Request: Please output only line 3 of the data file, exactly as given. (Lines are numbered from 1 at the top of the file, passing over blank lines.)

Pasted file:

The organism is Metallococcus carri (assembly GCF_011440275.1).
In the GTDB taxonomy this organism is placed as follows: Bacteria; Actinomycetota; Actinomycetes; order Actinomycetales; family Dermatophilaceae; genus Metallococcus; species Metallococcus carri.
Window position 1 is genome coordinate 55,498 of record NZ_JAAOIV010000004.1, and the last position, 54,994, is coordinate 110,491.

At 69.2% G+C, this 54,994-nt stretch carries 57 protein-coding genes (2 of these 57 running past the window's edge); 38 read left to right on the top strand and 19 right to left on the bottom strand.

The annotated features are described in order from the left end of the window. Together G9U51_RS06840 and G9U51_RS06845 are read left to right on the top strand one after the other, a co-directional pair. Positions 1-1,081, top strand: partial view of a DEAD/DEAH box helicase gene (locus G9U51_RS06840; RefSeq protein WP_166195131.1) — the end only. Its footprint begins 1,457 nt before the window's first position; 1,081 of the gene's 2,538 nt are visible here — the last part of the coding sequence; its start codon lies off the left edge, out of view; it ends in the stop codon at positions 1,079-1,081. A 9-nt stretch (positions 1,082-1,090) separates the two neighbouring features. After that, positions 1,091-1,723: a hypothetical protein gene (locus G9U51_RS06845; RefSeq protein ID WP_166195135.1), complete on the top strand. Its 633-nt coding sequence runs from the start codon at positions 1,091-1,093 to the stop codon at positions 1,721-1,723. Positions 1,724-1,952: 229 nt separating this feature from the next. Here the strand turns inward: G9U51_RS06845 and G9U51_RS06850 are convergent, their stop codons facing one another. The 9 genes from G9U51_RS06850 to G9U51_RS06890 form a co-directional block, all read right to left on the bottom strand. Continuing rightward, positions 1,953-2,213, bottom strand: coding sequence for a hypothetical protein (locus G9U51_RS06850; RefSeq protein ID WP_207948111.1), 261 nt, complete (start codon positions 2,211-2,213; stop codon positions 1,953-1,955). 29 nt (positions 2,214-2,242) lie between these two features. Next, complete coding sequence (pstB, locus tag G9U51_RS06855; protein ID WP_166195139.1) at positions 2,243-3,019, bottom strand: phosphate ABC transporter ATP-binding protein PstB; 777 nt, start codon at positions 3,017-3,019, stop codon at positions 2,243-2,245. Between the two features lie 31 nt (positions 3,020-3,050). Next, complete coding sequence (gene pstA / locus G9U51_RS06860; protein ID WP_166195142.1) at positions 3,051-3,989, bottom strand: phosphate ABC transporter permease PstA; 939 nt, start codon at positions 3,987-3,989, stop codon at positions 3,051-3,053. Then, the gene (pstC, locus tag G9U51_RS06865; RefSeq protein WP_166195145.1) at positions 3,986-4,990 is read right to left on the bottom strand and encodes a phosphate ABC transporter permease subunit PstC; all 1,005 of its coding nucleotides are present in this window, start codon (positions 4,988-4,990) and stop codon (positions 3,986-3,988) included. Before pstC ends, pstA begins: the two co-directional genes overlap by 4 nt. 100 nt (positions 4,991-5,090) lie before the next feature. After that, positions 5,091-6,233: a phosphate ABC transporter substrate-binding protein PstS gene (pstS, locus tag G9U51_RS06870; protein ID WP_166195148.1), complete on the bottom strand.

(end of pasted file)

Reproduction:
Window position 1 is genome coordinate 55,498 of record NZ_JAAOIV010000004.1, and the last position, 54,994, is coordinate 110,491.